The majority of faucets have top-mount designs, where the chromed outer casing covers the brass faucet body, which rests primarily above the sink. It's not as difficult as it might seem to remove a kitchen faucet. You will be guided through the procedure by the stages that follow. Your light will help you see what you're doing beneath the cabinet, and wearing safety glasses will ensure that you're shielding your eyes from falling debris and buildup. We'll walk you through the process of taking out outdated kitchen faucets below.

Step 1: Spray with Penetrating Oil

The first thing you should know about removing outdated kitchen faucets is that high humidity levels inside cabinets and perspiring pipes can cause materials to stick. You should spray penetrating oil in the following places while wearing safety glasses:

  • Both ends of the supply lines (at the shut-off valves and the faucet)

  • Both ends of the sprayer hose

  • The large nuts holding the faucet to the sink

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Removing kitchen sink faucet

Step 2: Turn off the Water

Turning off the water supply is necessary before removing a kitchen faucet. Activate the faucet by turning on the hot and cold water simultaneously. To close the shut-off valve, reach into the cabinet underneath and crank it clockwise. When the water stops flowing a few seconds after the valve is closed, you will know it is closed. If your system has two shut-off valves, you will need to close both of them. You will need to replace the shut-off valve under the sink and turn off the water supply to the house if the valve is closed but the water still runs. Next, switch on the hot and cold water at the kitchen faucet to confirm that the water is off. The faucet shouldn't be spitting water at all.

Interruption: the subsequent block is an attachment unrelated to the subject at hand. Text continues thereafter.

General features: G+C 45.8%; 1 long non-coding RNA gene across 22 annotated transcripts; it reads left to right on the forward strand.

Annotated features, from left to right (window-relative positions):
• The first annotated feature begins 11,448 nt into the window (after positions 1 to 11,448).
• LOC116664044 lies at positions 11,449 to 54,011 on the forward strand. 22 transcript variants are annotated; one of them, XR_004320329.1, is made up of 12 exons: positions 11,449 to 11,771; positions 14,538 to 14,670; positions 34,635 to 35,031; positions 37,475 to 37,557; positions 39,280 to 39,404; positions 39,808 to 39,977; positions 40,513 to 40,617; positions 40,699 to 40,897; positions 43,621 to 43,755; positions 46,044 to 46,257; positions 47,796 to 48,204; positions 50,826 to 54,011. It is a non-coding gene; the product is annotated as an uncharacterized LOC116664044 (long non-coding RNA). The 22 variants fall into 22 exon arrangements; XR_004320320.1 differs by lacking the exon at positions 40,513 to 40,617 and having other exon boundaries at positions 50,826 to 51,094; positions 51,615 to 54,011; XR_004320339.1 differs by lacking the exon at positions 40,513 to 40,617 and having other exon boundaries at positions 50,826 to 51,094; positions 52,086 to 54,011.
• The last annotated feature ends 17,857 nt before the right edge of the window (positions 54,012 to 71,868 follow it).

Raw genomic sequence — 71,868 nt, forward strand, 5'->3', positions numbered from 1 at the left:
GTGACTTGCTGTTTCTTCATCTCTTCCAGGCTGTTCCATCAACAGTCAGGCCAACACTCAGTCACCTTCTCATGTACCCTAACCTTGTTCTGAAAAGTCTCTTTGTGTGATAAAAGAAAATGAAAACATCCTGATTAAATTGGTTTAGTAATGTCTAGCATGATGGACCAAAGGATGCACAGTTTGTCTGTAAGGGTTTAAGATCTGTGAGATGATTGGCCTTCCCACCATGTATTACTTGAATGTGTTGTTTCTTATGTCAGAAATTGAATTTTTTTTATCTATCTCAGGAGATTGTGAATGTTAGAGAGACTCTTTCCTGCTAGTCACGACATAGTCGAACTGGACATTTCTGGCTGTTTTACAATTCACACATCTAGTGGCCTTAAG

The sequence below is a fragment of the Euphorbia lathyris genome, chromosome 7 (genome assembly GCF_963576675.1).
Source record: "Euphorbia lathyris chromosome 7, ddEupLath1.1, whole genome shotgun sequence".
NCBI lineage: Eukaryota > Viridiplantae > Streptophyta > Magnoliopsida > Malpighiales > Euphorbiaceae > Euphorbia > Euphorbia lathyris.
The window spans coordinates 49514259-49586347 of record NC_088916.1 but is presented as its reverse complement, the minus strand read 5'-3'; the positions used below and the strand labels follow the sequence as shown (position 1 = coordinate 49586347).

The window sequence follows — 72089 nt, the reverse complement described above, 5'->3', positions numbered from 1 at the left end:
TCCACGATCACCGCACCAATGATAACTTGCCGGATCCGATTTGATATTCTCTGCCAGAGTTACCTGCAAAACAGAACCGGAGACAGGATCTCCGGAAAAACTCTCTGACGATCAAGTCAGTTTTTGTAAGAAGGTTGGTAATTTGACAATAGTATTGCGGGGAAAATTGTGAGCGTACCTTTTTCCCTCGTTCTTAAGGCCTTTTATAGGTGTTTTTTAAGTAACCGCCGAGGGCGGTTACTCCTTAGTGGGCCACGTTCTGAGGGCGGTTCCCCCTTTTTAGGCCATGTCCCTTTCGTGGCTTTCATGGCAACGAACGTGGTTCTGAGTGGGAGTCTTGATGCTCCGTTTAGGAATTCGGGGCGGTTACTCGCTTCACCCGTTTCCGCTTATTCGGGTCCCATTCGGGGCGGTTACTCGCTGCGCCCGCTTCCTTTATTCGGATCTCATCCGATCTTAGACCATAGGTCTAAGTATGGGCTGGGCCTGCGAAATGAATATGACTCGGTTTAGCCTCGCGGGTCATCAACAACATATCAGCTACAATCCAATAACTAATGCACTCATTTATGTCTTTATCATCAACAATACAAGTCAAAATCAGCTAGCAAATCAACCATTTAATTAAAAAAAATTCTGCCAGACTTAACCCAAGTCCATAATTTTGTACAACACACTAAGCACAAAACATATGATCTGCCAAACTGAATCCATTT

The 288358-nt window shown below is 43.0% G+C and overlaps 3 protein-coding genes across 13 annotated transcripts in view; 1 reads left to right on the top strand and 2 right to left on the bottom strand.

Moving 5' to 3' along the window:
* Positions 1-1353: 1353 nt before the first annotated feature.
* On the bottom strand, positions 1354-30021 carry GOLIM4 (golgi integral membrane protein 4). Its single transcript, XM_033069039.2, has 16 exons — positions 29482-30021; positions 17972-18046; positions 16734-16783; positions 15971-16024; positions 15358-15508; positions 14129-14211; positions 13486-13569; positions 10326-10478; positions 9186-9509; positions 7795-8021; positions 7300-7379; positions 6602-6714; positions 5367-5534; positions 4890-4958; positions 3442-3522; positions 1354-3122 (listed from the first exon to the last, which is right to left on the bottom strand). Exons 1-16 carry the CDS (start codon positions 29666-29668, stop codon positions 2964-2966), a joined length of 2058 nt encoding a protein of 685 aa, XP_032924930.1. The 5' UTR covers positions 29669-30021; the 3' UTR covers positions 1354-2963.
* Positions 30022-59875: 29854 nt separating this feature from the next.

Step 3: Remove Supply Lines

You must unplug the faucet from the water shut-off valves to remove it. You should replace these hoses regardless unless they're quite new. To extract the brass nuts from the valve, turn them counterclockwise with your 6-inch adjustable wrench.

It is usually a good idea to support the shut-off valve with your hand or a pair of tongue-and-groove pliers if the pipes or shut-off valves are older. This will stop you from overtightening pipes that aren't as strong. Additionally, you can use the pliers to hold the hose as you twist the nut with the wrench if the braided hoses are twisting and making it difficult for you to remove the brass nuts.

Why You Need to Remove Old Kitchen Faucets?